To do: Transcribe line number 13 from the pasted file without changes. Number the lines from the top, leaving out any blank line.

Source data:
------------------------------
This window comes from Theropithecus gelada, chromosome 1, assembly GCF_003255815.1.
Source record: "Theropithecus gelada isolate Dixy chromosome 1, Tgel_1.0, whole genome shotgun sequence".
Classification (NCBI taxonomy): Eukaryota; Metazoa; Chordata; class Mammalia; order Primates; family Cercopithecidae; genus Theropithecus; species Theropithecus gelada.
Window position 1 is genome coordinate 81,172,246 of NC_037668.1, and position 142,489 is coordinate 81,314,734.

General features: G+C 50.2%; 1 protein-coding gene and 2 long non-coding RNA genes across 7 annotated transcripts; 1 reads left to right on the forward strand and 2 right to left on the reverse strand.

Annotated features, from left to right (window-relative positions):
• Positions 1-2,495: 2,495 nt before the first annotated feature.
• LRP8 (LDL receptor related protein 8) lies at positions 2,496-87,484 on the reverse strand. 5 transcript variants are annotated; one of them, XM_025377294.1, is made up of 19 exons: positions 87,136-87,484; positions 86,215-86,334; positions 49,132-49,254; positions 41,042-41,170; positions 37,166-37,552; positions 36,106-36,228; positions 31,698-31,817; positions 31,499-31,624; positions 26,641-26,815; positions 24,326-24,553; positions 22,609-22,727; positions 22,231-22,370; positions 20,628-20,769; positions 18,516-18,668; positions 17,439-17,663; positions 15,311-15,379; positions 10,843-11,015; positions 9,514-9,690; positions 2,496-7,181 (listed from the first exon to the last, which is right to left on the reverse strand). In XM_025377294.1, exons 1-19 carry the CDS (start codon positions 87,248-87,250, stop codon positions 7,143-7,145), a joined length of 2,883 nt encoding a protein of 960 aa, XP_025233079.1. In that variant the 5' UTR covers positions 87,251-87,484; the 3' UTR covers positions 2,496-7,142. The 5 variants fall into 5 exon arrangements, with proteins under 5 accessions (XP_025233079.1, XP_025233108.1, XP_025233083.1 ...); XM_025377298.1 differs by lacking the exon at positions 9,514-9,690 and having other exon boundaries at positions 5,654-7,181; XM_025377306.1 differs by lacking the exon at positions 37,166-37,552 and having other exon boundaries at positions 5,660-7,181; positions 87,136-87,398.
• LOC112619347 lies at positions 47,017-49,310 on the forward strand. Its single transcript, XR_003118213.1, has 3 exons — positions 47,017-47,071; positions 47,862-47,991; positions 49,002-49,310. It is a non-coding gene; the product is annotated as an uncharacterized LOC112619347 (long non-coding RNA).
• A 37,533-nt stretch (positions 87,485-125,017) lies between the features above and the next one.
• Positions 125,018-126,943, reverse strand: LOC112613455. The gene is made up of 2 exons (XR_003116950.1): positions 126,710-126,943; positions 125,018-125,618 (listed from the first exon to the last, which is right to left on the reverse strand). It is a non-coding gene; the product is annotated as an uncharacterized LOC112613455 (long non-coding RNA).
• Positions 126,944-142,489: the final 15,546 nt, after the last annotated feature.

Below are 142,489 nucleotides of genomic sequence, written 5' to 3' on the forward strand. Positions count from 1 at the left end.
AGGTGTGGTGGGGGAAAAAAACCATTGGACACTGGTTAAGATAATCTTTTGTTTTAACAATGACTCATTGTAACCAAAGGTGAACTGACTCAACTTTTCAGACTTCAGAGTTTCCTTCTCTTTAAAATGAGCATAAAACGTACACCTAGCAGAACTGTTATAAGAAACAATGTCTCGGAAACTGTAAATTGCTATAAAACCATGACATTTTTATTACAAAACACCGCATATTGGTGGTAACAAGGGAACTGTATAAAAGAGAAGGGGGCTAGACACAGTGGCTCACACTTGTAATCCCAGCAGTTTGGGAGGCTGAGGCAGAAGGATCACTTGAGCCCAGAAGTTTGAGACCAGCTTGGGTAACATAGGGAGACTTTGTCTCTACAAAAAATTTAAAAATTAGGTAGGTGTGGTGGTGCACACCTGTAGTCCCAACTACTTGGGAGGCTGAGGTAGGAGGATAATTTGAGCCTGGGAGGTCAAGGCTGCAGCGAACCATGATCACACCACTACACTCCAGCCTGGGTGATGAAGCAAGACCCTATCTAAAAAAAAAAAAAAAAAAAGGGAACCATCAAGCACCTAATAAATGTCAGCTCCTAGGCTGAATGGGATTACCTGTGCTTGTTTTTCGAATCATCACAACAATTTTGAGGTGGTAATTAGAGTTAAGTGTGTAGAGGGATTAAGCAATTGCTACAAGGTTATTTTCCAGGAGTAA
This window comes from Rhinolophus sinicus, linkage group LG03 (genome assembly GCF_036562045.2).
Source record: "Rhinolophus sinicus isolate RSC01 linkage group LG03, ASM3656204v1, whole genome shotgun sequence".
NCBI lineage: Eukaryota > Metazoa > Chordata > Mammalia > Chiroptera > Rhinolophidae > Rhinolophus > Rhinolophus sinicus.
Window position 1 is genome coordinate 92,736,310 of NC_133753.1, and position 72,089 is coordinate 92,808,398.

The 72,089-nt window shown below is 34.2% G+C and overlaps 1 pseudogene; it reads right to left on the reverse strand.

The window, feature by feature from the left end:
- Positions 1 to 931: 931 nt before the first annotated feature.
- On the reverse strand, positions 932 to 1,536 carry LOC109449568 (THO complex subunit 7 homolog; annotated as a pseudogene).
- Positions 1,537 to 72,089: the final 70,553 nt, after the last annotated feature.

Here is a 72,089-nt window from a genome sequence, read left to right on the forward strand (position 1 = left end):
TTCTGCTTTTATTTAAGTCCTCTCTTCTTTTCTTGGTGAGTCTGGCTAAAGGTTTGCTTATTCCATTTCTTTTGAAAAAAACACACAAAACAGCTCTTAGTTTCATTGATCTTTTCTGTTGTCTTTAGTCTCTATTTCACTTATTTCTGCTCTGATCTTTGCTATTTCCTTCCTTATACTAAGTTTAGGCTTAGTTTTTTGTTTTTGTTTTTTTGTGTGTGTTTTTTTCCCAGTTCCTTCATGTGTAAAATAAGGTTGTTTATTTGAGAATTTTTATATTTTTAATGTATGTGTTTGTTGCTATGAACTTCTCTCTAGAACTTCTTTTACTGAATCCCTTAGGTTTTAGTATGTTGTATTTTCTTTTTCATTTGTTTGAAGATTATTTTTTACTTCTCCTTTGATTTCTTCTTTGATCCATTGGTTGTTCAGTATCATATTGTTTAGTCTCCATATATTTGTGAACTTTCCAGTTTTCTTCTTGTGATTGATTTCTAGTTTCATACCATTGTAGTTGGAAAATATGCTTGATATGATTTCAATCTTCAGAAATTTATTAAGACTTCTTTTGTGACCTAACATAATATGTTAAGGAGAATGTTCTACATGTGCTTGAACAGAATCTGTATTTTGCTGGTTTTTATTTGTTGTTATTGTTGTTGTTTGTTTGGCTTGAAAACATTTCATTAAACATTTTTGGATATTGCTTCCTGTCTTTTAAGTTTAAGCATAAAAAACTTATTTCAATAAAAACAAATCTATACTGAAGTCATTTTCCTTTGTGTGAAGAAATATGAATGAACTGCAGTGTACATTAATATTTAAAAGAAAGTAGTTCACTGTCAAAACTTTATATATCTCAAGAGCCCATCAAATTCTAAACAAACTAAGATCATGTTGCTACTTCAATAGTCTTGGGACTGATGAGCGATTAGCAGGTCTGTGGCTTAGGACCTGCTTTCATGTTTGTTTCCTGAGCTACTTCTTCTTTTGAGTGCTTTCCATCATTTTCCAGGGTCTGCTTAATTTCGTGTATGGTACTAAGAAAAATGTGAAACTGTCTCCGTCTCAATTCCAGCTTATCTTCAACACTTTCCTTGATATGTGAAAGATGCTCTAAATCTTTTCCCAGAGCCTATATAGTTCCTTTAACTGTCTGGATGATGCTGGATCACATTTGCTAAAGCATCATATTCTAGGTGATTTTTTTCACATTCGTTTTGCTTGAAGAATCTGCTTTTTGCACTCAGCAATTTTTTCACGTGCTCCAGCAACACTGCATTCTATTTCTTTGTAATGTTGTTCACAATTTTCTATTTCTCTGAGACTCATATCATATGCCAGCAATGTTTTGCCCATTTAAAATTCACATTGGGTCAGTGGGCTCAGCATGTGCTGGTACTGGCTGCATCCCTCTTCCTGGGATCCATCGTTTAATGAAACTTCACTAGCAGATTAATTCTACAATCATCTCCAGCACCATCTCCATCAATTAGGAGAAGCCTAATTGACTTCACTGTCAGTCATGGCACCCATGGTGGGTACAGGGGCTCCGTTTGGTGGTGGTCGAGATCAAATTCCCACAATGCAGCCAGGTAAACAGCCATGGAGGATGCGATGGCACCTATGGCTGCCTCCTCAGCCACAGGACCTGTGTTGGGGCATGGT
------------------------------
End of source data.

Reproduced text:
Below are 142,489 nucleotides of genomic sequence, written 5' to 3' on the forward strand. Positions count from 1 at the left end.